According to findings published in Food Chemistry, scientists from the Dublin Institute of Technology in Ireland report that their study showed a strategy “to assess the benefit of asparaginase in reducing the acrylamide formation in biscuits for managing the industrial process.”
“The model used in this study allowed for the assessment of the effect of the natural variability associated to the baking process in final acrylamide concentration, besides the variation of the selected dependent variables,” said the researchers, led by DrJesus Frias.
In 2002 Swedish researchers found the carcinogenic compound acrylamide was present at high levels in many foods . The discovery grabbed international headlines, alarming consumers and food safety authorities globally.
Since then acrylamide has been the focus of much research, and had been found in many foods, including, bread, crackers, biscuits, deep-fried products and coffee.
Epidemiological studies have since reported that everyday exposure to acrylamide from food substances is too low to be of carcinogenic concern - however in March 2010 the European Chemical Agency added the compound to its list of ‘substances of very high concern’ .
There are various approaches to reduce or prevent the formation of the compound, and asparaginases are one of the more established forms. Indeed, at the tail-end of 2007 the Confederation of the Food and Drink Industries of the EU (CIAA) included asparaginase in the new version of its Acrylamide Toolbox, a move seen to validation the efforts of companies that have developed commercial solutions using the acrylamide-reducing enzyme.
Both DSM's Preventase and Novozymes' Acrylaway are asparaginases, but they stem from different production strains: Novozymes' from Aspergillus oryzae and DSM's from Aspergillus niger.
The two enzymes are understood to share the same aim - that is, to convert free asparagine into aspartic acid, another animo acid that does not form acrylamide. The nutritional properties are unaffected, and so are the browning and taste aspects.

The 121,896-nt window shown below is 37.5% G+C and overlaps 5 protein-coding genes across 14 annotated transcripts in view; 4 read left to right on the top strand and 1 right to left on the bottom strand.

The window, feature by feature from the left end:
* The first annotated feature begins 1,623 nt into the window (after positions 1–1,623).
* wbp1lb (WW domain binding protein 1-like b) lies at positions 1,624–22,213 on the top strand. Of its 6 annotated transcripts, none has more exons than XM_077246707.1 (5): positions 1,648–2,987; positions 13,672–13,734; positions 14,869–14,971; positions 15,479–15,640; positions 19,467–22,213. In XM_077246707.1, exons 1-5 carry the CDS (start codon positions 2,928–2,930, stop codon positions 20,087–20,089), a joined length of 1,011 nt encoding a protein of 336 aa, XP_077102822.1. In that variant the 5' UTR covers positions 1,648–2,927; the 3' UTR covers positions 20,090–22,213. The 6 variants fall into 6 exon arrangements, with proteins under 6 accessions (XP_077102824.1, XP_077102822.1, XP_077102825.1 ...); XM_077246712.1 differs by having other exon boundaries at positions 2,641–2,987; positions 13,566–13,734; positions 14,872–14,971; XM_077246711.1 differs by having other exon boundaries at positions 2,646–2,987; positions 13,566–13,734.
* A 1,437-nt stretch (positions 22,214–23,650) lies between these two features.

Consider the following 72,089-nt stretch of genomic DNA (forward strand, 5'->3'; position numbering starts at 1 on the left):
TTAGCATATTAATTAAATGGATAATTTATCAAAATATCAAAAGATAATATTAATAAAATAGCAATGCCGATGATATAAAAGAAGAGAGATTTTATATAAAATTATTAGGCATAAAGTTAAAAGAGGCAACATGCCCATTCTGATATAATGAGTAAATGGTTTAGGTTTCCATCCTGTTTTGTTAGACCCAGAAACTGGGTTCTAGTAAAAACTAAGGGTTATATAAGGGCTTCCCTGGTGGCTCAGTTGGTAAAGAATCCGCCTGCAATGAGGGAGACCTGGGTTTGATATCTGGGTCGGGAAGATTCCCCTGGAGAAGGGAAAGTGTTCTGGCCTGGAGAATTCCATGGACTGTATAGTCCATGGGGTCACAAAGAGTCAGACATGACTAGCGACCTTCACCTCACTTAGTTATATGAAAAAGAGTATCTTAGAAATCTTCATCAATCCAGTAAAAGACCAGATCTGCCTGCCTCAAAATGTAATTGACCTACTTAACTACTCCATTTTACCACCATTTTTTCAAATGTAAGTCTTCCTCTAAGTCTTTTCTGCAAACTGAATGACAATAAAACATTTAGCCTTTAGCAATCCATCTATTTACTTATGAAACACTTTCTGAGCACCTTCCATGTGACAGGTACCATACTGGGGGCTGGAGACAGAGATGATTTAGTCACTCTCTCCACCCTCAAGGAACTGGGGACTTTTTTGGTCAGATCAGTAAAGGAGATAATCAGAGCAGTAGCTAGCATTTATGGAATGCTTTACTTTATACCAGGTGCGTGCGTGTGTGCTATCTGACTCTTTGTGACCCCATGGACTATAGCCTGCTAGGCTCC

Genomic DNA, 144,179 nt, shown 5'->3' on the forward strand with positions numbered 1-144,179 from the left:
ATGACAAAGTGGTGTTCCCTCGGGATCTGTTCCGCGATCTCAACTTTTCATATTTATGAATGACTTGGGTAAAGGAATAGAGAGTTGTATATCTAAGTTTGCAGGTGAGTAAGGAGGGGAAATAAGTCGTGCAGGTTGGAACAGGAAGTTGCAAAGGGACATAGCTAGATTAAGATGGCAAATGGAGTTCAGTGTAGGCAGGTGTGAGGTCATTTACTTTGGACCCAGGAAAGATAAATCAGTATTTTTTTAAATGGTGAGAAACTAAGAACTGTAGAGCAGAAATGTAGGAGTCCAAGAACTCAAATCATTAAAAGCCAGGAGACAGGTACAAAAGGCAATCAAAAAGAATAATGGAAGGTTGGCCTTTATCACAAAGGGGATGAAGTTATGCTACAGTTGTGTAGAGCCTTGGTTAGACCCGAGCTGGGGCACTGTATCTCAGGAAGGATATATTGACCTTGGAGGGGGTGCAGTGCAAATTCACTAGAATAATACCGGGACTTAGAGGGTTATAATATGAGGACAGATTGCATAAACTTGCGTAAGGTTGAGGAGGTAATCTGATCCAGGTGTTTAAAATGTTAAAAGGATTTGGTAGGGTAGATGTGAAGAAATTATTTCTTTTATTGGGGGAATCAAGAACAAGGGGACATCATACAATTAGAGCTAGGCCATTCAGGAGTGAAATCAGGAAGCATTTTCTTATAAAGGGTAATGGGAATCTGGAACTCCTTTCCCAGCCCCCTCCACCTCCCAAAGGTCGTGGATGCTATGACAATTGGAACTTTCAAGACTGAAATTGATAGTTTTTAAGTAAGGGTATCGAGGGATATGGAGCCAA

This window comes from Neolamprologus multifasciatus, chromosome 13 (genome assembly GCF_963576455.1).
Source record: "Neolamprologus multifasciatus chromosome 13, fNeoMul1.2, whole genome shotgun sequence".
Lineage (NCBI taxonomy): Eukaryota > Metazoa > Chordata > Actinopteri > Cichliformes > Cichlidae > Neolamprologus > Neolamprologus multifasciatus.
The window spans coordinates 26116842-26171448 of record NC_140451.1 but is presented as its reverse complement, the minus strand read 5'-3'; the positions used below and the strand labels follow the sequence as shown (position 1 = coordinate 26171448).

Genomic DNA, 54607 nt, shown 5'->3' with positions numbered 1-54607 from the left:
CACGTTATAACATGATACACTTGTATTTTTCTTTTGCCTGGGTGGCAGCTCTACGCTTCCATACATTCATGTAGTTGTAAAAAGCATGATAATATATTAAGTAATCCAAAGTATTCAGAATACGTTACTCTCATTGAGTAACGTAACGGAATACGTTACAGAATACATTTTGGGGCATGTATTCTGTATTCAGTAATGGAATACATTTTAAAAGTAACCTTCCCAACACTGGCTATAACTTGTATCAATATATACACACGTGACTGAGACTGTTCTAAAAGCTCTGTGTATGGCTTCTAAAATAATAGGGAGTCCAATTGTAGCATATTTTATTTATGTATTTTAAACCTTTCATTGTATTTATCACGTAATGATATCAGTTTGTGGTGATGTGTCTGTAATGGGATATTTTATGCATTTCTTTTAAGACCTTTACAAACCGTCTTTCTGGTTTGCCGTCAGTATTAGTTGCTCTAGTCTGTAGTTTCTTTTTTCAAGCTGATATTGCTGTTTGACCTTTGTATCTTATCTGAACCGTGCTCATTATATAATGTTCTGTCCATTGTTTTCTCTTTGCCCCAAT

Despite “a number of patent applications concerning different processed foods, such as snack foods, chips, dough foods, etc”, the authors claim that no fundamental modelling of the effect of asparaginase on this the formation of acrylamide is available.
“Due to the complexity of the relationship between the environmental variables involved in the enzymatic process and acrylamide formation, the effective enzymatic activity and the final acrylamide concentration achieved, a study of these relationships are needed to find the best conditions to minimise acrylamide formation,” they stated.
Dr Frias and colleagues stated that the variable with the biggest effect on acrylamide formation was the concentration of asparaginase introduced, followed by the effect of temperature. The incubation time of the asparaginase infused dough was reported to be the least important variable.
“This points to the result that, within the present conditions, variations in temperature and/or asparaginase will result in a bigger change in the final acrylamide concentration of the biscuits,” they stated.
The authors reported that within the range of study, an intermediate asparaginase concentration of 500 U per kg, combined with the lowest time and temperature of incubation effectively reduced acrylamide formation in short dough biscuits without affecting the colour of the final product.
Frias and co workers stated that the results contribute to solving the problems associated with optimising formulation to reduce acrylamide formation.
They noted that further studies should aim to not only study the conditions that yield a minimum of acrylamide, but also aim at minimising the variability of acrylamide content in formulations.
Source: Food Chemistry
Published online ahead of print, doi: 10.1016/j.foodchem.2010.11.007
“Modelling the effect of asparaginase in reducing acrylamide formation in biscuits”
Authors:M. Anese, B. Quarta, J. Frias